George Will's most recent column is actually a crusade against that quintessential American fabric: denim. I went into it thinking it would be another cranky screed by an aging commentator running out of stuff to talk about but parts of it actually make sense:
Long ago, when James Dean and Marlon Brando wore it, denim was, Akst says, "a symbol of youthful defiance." Today, Silicon Valley billionaires are rebels without causes beyond poses, wearing jeans when introducing new products. Akst's summa contra denim is grand as far as it goes, but it only scratches the surface of this blight on Americans' surfaces. Denim is the infantile uniform of a nation in which entertainment frequently features childlike adults ("Seinfeld," "Two and a Half Men") and cartoons for adults ("King of the Hill"). Seventy-five percent of American "gamers" -- people who play video games -- are older than 18 and nevertheless are allowed to vote. In their undifferentiated dress, children and their childish parents become undifferentiated audiences for juvenilized movies (the six -- so far -- "Batman" adventures and "Indiana Jones and the Credit-Default Swaps," coming soon to a cineplex near you). Denim is the clerical vestment for the priesthood of all believers in democracy's catechism of leveling -- thou shalt not dress better than society's most slovenly. To do so would be to commit the sin of lookism -- of believing that appearance matters. That heresy leads to denying the universal appropriateness of everything, and then to the elitist assertion that there is good and bad taste.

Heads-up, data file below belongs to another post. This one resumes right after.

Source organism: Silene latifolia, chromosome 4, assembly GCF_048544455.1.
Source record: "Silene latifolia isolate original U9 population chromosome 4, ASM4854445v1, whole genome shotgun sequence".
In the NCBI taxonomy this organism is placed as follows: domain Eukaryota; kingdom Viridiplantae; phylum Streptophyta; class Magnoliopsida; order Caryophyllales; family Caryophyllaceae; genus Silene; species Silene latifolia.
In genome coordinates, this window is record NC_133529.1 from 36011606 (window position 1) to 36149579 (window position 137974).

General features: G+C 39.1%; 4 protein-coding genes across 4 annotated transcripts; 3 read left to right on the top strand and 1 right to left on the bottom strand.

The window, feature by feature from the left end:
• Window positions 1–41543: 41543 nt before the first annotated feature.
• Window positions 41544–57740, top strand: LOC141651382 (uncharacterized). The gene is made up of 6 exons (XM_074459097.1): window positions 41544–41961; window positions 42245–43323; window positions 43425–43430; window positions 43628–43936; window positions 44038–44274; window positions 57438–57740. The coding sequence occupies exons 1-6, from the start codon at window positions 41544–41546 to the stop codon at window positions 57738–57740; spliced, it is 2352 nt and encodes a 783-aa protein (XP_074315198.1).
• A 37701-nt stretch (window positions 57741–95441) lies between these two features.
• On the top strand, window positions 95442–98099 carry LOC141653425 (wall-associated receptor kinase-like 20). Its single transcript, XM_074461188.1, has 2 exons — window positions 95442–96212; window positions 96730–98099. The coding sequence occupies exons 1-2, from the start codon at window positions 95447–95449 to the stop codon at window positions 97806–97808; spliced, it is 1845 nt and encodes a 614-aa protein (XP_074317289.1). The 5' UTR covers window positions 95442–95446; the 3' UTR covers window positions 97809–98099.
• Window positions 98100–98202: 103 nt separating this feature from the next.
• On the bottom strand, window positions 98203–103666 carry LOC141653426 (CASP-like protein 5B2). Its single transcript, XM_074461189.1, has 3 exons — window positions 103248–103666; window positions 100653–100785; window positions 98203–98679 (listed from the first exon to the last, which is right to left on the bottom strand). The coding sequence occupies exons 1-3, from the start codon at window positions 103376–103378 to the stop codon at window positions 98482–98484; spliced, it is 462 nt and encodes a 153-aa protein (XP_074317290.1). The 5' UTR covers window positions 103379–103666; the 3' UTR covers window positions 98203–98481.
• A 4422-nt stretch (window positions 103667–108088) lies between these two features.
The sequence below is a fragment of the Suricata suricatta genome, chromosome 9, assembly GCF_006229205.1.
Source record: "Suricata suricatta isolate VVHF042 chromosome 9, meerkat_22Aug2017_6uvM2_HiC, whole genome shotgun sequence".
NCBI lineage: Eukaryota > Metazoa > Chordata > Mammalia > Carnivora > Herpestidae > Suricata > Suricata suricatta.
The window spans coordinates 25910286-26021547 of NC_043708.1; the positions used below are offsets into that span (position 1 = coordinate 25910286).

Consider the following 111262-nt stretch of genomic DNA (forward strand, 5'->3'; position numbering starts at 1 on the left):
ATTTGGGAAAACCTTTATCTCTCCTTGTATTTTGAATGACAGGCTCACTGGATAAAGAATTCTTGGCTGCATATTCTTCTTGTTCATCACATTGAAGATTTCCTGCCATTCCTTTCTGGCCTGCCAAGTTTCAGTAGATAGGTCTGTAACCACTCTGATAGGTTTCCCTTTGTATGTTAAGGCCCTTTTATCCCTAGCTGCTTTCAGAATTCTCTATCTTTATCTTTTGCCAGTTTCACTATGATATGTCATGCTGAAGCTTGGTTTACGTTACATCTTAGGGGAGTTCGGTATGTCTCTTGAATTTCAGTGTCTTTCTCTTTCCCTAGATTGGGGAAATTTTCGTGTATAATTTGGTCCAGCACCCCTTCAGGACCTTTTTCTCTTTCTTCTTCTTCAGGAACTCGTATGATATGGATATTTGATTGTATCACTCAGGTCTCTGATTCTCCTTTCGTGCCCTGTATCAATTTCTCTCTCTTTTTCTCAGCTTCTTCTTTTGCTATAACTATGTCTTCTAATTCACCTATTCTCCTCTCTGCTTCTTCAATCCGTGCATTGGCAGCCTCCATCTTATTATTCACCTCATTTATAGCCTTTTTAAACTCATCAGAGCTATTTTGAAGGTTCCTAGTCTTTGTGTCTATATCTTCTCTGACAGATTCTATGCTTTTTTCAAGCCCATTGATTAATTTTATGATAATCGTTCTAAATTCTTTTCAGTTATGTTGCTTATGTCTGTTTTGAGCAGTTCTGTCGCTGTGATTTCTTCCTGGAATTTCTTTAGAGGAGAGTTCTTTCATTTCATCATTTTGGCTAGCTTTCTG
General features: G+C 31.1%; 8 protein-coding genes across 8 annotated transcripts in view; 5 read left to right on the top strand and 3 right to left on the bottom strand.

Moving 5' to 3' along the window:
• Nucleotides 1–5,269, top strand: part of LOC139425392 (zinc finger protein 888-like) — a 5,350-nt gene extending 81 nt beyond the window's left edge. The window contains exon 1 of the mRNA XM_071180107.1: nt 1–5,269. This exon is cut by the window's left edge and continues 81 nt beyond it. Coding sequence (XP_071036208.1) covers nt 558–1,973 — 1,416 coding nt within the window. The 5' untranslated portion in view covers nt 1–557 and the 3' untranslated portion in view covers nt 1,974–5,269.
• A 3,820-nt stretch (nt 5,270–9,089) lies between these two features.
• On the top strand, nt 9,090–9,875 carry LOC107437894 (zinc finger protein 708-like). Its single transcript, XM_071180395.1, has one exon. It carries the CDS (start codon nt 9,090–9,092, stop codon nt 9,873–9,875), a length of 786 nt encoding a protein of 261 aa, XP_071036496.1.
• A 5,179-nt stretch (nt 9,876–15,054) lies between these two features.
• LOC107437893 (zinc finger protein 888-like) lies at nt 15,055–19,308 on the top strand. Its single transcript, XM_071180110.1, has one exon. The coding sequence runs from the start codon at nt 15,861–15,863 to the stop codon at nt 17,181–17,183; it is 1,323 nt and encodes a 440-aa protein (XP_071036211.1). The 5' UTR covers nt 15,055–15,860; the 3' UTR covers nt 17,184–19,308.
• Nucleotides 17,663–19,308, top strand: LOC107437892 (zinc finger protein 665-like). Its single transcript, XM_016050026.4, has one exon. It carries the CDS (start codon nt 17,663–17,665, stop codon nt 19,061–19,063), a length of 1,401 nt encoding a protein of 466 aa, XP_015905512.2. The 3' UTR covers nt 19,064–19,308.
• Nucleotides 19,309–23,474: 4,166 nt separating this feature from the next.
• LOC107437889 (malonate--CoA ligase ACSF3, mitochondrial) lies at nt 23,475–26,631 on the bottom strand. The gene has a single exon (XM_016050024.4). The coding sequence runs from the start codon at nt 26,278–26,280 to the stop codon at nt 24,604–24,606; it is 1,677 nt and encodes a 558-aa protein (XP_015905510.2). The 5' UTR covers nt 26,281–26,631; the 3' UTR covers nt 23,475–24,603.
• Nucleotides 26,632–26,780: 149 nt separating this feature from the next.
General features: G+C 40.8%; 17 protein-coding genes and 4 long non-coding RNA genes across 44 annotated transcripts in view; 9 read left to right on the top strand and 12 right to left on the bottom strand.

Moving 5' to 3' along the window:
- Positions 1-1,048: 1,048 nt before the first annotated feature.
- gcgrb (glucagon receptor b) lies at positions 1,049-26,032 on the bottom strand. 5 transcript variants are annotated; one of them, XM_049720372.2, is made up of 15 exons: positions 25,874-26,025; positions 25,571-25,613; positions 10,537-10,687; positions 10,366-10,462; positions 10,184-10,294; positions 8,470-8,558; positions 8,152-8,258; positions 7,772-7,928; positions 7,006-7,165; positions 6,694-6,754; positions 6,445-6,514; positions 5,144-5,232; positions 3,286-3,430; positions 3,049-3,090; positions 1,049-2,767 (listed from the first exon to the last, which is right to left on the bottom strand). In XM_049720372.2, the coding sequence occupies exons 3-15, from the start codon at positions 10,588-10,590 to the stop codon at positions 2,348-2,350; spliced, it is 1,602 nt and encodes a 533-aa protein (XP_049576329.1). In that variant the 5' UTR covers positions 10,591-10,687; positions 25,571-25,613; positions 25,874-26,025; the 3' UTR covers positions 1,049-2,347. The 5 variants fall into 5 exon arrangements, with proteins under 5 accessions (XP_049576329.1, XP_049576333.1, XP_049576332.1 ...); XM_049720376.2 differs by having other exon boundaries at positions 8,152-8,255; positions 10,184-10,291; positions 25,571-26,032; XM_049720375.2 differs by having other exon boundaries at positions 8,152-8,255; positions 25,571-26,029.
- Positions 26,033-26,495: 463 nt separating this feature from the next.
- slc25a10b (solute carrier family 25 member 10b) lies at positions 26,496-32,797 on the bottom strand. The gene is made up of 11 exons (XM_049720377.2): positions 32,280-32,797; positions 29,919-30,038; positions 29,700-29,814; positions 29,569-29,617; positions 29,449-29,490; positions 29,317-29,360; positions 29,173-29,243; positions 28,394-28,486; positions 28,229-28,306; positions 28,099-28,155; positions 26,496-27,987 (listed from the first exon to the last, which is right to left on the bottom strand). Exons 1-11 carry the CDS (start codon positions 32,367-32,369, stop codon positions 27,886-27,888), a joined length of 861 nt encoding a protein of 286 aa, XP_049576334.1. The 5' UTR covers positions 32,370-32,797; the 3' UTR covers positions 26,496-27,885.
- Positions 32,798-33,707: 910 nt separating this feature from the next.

This is very true. If one were to take a look at 1930s America, when Americans were stuck in epic positions of poverty, you'll see fedoras, golf caps and US Navy pea coats:
For such poor folks, they certainly knew how to dress. (The peacoat appears to be coming back into fashion, fortunately.) Based on the evidence of George Will's personal fashion decisions, however, he may have a bit of learning to do.